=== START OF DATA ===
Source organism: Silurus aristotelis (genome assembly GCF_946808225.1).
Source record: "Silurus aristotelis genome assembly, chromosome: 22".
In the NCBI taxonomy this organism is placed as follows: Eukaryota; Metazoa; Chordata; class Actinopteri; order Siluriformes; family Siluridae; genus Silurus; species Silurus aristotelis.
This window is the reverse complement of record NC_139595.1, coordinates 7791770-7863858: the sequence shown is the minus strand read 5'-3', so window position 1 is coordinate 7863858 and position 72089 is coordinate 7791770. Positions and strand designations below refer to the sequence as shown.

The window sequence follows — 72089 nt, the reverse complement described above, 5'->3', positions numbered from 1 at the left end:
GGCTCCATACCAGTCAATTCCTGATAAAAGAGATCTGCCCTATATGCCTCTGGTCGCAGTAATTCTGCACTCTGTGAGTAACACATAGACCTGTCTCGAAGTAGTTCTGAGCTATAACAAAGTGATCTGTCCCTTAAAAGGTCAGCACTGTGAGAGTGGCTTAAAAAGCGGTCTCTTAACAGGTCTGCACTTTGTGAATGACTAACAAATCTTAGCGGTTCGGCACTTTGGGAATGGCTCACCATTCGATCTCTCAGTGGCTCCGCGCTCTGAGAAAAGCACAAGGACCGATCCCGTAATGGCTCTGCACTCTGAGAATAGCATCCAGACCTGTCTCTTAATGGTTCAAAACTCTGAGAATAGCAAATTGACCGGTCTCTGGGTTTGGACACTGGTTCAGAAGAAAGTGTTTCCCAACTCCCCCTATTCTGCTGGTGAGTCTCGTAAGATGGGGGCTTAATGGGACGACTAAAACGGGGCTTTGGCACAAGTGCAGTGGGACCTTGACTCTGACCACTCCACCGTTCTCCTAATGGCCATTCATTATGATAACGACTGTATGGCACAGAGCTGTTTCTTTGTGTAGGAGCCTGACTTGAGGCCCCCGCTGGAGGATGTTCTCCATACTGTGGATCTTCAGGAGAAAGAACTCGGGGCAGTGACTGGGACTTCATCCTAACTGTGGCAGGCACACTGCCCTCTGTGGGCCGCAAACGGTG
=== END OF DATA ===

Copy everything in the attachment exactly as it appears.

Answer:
Source organism: Silurus aristotelis (genome assembly GCF_946808225.1).
Source record: "Silurus aristotelis genome assembly, chromosome: 22".
In the NCBI taxonomy this organism is placed as follows: Eukaryota; Metazoa; Chordata; class Actinopteri; order Siluriformes; family Siluridae; genus Silurus; species Silurus aristotelis.
This window is the reverse complement of record NC_139595.1, coordinates 7791770-7863858: the sequence shown is the minus strand read 5'-3', so window position 1 is coordinate 7863858 and position 72089 is coordinate 7791770. Positions and strand designations below refer to the sequence as shown.

The window sequence follows — 72089 nt, the reverse complement described above, 5'->3', positions numbered from 1 at the left end:
GGCTCCATACCAGTCAATTCCTGATAAAAGAGATCTGCCCTATATGCCTCTGGTCGCAGTAATTCTGCACTCTGTGAGTAACACATAGACCTGTCTCGAAGTAGTTCTGAGCTATAACAAAGTGATCTGTCCCTTAAAAGGTCAGCACTGTGAGAGTGGCTTAAAAAGCGGTCTCTTAACAGGTCTGCACTTTGTGAATGACTAACAAATCTTAGCGGTTCGGCACTTTGGGAATGGCTCACCATTCGATCTCTCAGTGGCTCCGCGCTCTGAGAAAAGCACAAGGACCGATCCCGTAATGGCTCTGCACTCTGAGAATAGCATCCAGACCTGTCTCTTAATGGTTCAAAACTCTGAGAATAGCAAATTGACCGGTCTCTGGGTTTGGACACTGGTTCAGAAGAAAGTGTTTCCCAACTCCCCCTATTCTGCTGGTGAGTCTCGTAAGATGGGGGCTTAATGGGACGACTAAAACGGGGCTTTGGCACAAGTGCAGTGGGACCTTGACTCTGACCACTCCACCGTTCTCCTAATGGCCATTCATTATGATAACGACTGTATGGCACAGAGCTGTTTCTTTGTGTAGGAGCCTGACTTGAGGCCCCCGCTGGAGGATGTTCTCCATACTGTGGATCTTCAGGAGAAAGAACTCGGGGCAGTGACTGGGACTTCATCCTAACTGTGGCAGGCACACTGCCCTCTGTGGGCCGCAAACGGTG